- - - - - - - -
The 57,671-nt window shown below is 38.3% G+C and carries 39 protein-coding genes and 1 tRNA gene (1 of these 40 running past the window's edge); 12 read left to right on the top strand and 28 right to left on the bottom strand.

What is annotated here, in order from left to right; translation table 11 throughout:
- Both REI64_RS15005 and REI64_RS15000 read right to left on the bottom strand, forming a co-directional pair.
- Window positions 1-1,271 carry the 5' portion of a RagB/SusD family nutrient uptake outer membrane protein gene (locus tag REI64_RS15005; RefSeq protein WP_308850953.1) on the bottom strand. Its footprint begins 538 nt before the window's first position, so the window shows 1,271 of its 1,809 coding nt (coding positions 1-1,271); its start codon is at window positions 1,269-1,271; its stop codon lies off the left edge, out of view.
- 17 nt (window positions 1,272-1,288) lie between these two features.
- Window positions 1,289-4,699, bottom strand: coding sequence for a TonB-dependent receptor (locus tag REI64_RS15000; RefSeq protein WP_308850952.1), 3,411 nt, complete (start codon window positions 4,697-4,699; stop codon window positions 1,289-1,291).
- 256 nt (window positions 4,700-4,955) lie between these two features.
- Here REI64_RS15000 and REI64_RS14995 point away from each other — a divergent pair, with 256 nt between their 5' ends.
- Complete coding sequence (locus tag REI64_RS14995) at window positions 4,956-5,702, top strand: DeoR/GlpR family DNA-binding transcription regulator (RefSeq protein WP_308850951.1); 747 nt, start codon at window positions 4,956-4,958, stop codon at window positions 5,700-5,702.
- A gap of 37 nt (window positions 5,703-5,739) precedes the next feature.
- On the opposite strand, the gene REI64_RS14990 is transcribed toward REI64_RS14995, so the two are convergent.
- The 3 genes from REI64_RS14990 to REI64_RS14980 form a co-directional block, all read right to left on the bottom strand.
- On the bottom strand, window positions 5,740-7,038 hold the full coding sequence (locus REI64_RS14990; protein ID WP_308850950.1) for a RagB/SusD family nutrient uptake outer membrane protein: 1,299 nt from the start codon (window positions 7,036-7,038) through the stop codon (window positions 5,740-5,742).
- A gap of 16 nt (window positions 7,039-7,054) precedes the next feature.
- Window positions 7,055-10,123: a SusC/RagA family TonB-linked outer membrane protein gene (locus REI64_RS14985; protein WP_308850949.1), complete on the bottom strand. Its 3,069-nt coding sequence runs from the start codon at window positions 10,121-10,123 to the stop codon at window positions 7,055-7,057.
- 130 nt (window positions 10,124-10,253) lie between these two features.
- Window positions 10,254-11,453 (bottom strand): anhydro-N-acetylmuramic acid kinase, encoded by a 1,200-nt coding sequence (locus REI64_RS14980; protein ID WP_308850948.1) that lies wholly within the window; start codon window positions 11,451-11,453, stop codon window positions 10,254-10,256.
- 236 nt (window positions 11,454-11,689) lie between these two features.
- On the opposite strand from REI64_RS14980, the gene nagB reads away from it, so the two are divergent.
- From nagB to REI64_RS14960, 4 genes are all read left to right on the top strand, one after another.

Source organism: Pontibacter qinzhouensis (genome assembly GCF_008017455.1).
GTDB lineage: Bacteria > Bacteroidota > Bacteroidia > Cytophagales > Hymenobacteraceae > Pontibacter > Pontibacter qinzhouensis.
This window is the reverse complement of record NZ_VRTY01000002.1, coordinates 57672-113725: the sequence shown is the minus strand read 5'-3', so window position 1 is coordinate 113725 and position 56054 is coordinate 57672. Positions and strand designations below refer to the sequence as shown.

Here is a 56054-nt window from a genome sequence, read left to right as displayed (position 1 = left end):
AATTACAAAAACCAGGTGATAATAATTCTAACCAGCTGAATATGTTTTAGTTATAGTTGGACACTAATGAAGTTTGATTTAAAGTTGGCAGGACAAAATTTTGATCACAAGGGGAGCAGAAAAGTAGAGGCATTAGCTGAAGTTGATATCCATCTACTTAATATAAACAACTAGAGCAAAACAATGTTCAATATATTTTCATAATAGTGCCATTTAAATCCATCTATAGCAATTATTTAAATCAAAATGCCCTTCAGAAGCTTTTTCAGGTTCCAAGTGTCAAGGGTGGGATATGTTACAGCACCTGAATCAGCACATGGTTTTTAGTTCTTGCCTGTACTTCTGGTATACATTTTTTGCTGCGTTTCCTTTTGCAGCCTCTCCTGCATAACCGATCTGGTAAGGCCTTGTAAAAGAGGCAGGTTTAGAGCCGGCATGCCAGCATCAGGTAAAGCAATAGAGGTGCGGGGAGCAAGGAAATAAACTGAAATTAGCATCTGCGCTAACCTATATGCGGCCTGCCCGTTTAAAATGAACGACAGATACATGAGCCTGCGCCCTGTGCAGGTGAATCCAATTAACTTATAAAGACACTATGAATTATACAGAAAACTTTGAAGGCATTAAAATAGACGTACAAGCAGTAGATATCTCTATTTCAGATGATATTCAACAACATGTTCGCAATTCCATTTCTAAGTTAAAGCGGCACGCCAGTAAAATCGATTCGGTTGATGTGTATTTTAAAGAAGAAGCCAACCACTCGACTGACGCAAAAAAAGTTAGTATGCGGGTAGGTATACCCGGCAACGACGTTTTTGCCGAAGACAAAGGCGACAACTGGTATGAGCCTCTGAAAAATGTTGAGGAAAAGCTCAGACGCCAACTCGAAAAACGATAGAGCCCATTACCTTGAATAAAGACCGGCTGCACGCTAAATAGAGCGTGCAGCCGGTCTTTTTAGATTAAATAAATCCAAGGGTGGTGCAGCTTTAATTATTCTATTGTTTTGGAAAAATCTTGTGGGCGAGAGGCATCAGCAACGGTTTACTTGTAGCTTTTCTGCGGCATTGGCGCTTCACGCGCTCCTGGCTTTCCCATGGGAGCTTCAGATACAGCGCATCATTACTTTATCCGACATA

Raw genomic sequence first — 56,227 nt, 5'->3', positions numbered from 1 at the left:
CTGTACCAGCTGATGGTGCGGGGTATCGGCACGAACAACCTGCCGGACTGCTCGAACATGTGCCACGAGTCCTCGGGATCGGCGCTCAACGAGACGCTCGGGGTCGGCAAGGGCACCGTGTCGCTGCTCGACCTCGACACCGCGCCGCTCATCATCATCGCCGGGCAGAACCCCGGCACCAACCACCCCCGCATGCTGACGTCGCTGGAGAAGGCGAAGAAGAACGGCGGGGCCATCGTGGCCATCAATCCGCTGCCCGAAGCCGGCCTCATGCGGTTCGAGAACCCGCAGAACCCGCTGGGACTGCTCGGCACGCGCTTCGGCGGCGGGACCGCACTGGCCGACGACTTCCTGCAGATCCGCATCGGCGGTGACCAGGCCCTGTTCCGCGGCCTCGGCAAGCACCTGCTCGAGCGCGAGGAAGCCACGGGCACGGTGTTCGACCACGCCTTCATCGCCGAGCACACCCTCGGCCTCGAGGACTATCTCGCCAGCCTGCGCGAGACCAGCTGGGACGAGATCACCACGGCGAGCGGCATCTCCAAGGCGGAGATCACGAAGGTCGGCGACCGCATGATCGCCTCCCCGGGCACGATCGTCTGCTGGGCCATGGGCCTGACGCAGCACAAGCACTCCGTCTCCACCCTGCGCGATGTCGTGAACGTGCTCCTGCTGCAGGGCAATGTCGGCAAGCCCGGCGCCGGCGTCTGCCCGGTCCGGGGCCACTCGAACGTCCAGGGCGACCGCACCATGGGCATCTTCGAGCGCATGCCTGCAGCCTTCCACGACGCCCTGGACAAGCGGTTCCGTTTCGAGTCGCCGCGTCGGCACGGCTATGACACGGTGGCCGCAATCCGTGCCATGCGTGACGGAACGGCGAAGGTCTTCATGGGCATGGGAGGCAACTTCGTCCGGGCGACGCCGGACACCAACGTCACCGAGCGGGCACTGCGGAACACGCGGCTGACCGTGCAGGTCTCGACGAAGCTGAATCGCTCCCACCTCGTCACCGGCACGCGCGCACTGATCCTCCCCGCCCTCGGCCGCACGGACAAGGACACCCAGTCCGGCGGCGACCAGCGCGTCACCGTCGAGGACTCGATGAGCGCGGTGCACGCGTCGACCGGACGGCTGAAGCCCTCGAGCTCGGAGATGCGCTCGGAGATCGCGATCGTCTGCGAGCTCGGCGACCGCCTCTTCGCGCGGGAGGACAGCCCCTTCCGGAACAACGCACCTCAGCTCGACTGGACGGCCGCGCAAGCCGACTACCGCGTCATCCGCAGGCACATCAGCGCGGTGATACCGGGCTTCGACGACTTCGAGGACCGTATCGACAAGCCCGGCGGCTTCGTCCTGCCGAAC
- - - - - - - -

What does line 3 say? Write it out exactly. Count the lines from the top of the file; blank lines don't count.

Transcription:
- Both REI64_RS15005 and REI64_RS15000 read right to left on the bottom strand, forming a co-directional pair.